When it comes to measured media, the 200 LNA are going in a different direction than smaller advertisers. U.S. measured-media spending for the universe of all advertisers edged up 0.7% to $141.2 billion in 2014, according to Kantar Media. Advertisers outside the 200 LNA boosted measured spending by 3.5% even as the top 200 trimmed measured spending by 1.8%.
Ad Age's 60th annual LNA report ranks and analyzes spending of the top 200 U.S. advertisers, up from previous reports that focused on the 100 LNA.
Among the 200 LNA, 119 marketers boosted U.S. ad spending in 2014 while 79 decreased spending. Ad spending was flat at two marketers.
There were 38 marketers with 2014 U.S. ad spending above $1 billion.
Average (mean) U.S. ad spending last year for the 200 companies: $689 million. In terms of scale, the average was $1.1 billion for the top 100 and $279 million for Nos. 101-200.
There is a huge delta between No. 1 P&G (estimated total 2014 U.S. spending: $4.6 billion) and No. 200 Liberty TripAdvisor Holdings ($180 million). The top 100 accounted for 40.9% of U.S. measured-media spending in 2014; Nos. 101-200 made up 10.1% of spending.
|Rank||Marketer||2014 U.S. ad spending||2014 U.S. ad spending growth|
|1||Procter & Gamble Co.||$4.6 billion||-4.2%|
|3||General Motors Co.||$3.1 billion||-0.7%|
|4||Comcast Corp.||$3.0 billion||-1.7%|
|5||Verizon Communications||$2.5 billion||3.6%|
|6||Ford Motor Co.||$2.5 billion||-3.6%|
|7||American Express Co.||$2.4 billion||7.9%|
|8||Fiat Chrysler Automobiles||$2.2 billion||14.0%|
|10||Walt Disney Co.||$2.1 billion||7.4%|
The top 100 increased their total U.S. ad spending by 2.2% vs. a 1.4% gain for Nos. 101-200, according to Ad Age's estimates. Total U.S. spending for the 200 LNA increased 2.0%.
The report offers evidence of how major marketers are tightening budgets, with a pullback in measured media. By contrast, the 100 LNA in 2013 increased spending 4.4%, including a 3.2% boost in measured media.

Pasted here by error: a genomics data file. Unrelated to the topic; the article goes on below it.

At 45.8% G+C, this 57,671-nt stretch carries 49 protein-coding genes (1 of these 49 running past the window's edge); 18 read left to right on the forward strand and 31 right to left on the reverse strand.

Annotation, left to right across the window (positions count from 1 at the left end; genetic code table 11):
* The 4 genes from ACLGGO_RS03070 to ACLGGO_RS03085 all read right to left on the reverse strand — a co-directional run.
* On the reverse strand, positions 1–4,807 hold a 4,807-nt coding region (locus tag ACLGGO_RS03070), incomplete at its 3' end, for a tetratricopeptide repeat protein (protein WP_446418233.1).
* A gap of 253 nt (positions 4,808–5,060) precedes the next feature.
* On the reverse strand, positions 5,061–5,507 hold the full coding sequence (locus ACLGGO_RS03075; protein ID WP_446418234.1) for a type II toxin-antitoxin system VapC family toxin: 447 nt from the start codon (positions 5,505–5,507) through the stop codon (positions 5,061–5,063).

Total spending last year for the 200 LNA rose in 12 of the 15 largest marketer categories. The biggest gains were in travel (up 14.5%), apparel (9.8%), entertainment/media (5.2%) and pharmaceuticals (5.0%). Spending fell in food (down 4.1%), technology (-3.5%) and personal care (-2.2%).
Total spending last year for the top 100 rose in 11 of the 15 biggest categories. Spending fell for food, technology and personal-care marketers and restaurants.
That mixed picture in 2014 contrasted to 2013, when total spending for the 100 LNA rose in every major industry.
Major marketers are intent on spending smarter, putting budgets under intense scrutiny.
First, companies are reallocating marketing budgets toward digital, with a strong consensus among top marketers that digital is more efficient.
Brian Goldner, president-CEO of toymaker Hasbro, told analysts on an April earnings call: "We're employing every one of the digital strategies that are available to us. That does add a level of efficiency and effectiveness to our messaging."
Digital is "exponential in terms of advertising," Franck Moison, chief operating officer, emerging markets and business development at Colgate-Palmolive Co., said at a June investor conference. "We went from 2.5% of our advertising budget in 2006 (to) 13% in 2014, and we are growing very quickly towards 25%. … It depends largely country-by-country, but the trend is there."
Second, companies are looking for ways to cut non-media marketing costs -- agency fees (consolidating rosters and pushing for lower fees), production costs (seeking efficiencies by producing ads that can be shared across geographic regions) and marketing overhead.
Mr. Moeller, P&G's financial chief, this spring revealed a plan to cut agency spending by up to $500 million.